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I wrote this for a good friend...figured it might help some of you as well. looking at this stuff and thinking it over helped me today.
please take a look at this stuff...ADD as much as you can to these ideas...they are only theories...bendable rules...ideas that can help you with your paintings.
PLEASE ADD TO THIS THREAD IF YOU HAVE ANY OTHER IMAGES OR IDEAS.
ask questions when answers are needed. k?
Im going to jump right in here....we will start a color theory thread here so that we can really push this. I will start a new thread for the basics of color theory and we can move toward the advanced in that thread. for now here are some things to chew on.
this guys color does a good job of suggesting time of day...take a look how in the ninas en la playa painting how he sets the forground figure cool against the warms of the middle...the middle figures are warm against the cooler water...
also notice how saturated his color is. he is painting at least one value step darker than he actually is observing which allows for less chalky paint and helps to suggest the luminist qualities of sunlight.
look at his color range in these images. you are dealing with impressionist colors (not the tonal colors of sargent or velasquez or rembrandt which rely on value more than temperature and intensity)
notice how in the cloudy day images that the temperatures are closer together between light and shadow.
in neutral light paintings you can work closer to the values you see because the color is less saturated in that light situation. take a look at how close the temp range is in this kind of image.
there is still a difference..just not a cool blue to hot orange range...its more murky...subtle. both the lights and darks share the same temps at times. the colors here are much more neutral in temperature in comparison to sorollas outdoor beach scenes.
here is a tonalist image from zorn...notice how he relies mostly on value and NOT color for this. also notice how he uses BACGROUND COLORS in his shadows for this kind of painting...perty typical of sargent..whistler..velasquez..rembrandt....these guys are all tonalists.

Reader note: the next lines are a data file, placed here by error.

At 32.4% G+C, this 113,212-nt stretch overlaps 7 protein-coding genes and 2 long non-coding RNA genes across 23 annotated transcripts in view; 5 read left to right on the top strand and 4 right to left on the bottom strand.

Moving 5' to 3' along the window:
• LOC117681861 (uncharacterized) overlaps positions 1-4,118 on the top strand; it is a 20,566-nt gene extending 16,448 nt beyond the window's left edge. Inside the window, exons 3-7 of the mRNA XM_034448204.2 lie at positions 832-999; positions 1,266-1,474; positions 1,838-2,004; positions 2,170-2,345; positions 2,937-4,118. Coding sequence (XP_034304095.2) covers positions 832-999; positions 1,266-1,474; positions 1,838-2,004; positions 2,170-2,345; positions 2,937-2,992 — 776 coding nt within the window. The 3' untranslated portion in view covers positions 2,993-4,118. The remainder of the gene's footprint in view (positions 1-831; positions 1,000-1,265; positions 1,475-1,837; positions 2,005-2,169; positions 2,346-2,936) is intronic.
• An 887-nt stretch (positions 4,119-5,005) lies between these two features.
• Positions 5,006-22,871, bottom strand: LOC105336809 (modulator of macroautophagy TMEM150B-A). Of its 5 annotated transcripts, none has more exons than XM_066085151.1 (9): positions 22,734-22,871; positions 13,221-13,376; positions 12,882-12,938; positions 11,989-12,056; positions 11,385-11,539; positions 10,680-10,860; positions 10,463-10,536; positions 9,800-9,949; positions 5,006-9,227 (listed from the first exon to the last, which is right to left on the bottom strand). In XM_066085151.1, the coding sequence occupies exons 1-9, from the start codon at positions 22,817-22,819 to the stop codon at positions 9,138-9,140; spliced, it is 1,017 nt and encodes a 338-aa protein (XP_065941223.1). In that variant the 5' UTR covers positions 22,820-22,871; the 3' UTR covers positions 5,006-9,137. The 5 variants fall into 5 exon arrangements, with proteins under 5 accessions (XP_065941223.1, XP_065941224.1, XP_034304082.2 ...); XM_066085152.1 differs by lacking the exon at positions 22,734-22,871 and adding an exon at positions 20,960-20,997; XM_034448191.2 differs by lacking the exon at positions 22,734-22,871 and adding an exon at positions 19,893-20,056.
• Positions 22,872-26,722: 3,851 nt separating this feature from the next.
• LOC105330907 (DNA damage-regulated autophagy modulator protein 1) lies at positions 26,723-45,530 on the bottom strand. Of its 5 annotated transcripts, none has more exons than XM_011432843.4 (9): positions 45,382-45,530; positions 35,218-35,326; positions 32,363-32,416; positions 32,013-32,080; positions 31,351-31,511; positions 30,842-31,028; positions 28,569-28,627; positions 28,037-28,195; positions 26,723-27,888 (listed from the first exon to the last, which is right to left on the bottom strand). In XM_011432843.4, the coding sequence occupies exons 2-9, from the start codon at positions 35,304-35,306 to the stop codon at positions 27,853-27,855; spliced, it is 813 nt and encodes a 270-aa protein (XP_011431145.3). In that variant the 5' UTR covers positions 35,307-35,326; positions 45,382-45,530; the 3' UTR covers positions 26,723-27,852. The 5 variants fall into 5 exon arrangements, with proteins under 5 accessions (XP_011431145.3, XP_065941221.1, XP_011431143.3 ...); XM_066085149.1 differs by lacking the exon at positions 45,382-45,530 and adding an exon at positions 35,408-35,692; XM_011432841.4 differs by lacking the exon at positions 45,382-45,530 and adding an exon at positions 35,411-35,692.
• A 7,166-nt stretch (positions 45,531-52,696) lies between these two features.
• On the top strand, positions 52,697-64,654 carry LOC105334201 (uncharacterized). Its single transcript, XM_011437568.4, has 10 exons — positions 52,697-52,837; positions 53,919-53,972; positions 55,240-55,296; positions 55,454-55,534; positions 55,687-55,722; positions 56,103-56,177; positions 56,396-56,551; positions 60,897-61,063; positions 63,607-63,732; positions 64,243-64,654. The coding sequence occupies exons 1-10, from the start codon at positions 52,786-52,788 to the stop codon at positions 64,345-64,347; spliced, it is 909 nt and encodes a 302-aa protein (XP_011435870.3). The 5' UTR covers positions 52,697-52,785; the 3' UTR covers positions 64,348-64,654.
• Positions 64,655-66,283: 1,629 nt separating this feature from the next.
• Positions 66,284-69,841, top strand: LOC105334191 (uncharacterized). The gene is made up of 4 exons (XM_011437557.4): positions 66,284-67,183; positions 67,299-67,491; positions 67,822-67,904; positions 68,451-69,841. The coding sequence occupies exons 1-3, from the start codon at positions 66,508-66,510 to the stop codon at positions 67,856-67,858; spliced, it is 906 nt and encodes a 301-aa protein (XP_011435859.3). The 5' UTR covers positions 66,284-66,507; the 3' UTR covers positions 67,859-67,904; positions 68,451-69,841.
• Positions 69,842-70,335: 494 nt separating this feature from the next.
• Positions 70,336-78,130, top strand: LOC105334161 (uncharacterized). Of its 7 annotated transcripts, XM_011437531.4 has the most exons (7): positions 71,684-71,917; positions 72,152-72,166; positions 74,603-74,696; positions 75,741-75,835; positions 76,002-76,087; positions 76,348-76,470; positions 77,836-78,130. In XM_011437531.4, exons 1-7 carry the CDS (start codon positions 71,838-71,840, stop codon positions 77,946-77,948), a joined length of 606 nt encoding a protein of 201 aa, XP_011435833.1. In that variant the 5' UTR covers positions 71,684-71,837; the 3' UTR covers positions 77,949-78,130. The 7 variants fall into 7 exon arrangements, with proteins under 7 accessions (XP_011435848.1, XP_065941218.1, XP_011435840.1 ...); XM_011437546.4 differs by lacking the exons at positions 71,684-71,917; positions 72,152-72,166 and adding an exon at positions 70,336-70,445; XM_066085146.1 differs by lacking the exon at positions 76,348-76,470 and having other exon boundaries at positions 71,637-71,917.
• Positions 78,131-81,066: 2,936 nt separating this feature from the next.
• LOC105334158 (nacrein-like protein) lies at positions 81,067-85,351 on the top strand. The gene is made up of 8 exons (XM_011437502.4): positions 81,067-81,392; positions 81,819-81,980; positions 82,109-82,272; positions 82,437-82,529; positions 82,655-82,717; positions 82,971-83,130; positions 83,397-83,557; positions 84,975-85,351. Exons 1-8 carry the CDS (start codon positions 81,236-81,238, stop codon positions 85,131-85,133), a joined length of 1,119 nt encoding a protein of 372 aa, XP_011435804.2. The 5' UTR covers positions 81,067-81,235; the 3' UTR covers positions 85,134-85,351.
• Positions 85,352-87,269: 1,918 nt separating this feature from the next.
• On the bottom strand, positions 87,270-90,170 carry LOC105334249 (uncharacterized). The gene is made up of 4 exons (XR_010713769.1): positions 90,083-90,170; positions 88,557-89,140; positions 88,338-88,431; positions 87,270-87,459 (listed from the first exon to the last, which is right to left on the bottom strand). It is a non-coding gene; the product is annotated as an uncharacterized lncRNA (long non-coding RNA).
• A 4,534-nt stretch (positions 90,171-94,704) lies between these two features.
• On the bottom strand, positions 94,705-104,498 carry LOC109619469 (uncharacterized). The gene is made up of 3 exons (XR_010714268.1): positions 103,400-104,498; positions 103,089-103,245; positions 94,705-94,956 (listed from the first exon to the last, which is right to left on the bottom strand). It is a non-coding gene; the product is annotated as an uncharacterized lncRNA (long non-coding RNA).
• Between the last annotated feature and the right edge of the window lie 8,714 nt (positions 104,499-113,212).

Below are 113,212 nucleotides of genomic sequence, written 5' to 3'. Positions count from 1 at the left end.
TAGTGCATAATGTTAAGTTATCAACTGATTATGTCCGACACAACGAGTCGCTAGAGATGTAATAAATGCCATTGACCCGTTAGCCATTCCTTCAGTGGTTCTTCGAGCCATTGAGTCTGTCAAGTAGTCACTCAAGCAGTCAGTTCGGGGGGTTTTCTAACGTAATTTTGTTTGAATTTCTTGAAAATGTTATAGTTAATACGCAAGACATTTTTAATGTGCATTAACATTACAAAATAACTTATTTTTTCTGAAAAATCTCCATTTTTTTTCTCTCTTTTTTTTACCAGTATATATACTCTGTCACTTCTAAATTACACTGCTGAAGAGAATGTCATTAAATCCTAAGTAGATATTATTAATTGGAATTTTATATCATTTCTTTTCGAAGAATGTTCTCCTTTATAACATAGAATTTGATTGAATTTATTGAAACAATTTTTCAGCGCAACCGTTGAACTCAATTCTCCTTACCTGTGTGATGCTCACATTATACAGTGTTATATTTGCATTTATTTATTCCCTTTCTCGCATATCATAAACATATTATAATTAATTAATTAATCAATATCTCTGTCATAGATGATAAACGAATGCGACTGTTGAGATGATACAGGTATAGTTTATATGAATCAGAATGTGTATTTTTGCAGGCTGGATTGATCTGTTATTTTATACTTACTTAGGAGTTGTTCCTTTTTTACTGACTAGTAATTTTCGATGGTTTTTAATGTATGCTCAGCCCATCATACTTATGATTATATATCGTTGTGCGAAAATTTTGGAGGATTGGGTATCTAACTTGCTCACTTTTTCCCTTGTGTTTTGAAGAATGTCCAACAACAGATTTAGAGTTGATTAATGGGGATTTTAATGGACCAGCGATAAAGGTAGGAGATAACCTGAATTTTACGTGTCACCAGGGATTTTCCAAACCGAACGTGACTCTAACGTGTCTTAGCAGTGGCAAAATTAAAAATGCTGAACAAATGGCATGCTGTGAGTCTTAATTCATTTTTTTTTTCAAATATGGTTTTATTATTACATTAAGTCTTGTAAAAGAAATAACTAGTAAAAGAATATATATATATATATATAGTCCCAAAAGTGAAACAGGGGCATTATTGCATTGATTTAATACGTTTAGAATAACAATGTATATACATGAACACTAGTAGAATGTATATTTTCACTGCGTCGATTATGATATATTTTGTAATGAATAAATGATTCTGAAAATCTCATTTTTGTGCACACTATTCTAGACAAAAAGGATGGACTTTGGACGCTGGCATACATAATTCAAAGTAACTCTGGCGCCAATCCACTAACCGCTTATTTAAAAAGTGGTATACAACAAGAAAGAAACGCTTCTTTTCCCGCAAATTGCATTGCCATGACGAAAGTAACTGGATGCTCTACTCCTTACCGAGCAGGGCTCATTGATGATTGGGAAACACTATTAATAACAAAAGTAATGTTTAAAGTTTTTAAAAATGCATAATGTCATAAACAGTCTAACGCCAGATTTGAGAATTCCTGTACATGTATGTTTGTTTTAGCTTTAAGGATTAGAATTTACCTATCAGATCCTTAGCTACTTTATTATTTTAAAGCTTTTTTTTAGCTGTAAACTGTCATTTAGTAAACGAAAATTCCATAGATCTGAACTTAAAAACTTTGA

notice on the face how the planes of the cheek in the shadow that are closer to the background are almost the exact warm background color...
in this image zorn sets up his figures warm against cool...dark against light....as the color on the forms moves toward the background light notice how it shifts to the background color and temp...most noticible on the figures legs in the foreground
he is using more impressionist color here. zorn is the border between the traditional tonalists and the impressionists in terms of color use and theory. he uses both theories for his paintings depending on his needs.
notice here how the woman changes in color depending on where her forms lie in space. notice how her head is farther away and thus is very similar to the background palette.
this is not necessarily observed color as much as it is good use of color theory.
atmostpheric perspective is a device for space...atmospheric perspective dictates that the closer objects are in space the more similar colors will be shared. (trees seeming bluer in the distance for example) zorn amplifies this effect on the figure in order to help his space read on this difficult straight in perspective where there is little value change.
IF you cannot rely on values to create space you can use color to do it. NOTICE how the color on her arms shifts and changes as it moves farther in space.
the exact same theory is present in the below image as well.
notice how the boy who is farther in the background than his mother is sharing more of the background color palette.
I hope this helps...
color is such a beautiful thing...the fact that you can create form through difference in chroma rather than just difference in value has always intrigued me...
i hope to learn much from this thread...
Last edited by JoshuaTheJames; August 13th, 2002 at 01:37 PM.
i hope it will help me as well. color is a tough thing to tackle if you don't know much about it.
Jason, thatnks for the post... I really am trying to learn.. I think I need to get some real paint and paint traditional.. there is something about mixing your own colors etc.. and working non digital that would help...
I wish i had the knowledge to add to this thread.. but instead Ill just put a link up to the thread on Sijun that was quite informational.
"Live each day like you will die tommorow, and dream like you will live forever..."
This is a painting one of my instructors did awhile ago. I could have dipped back to the 19th century but this should hold up good enough for a demo.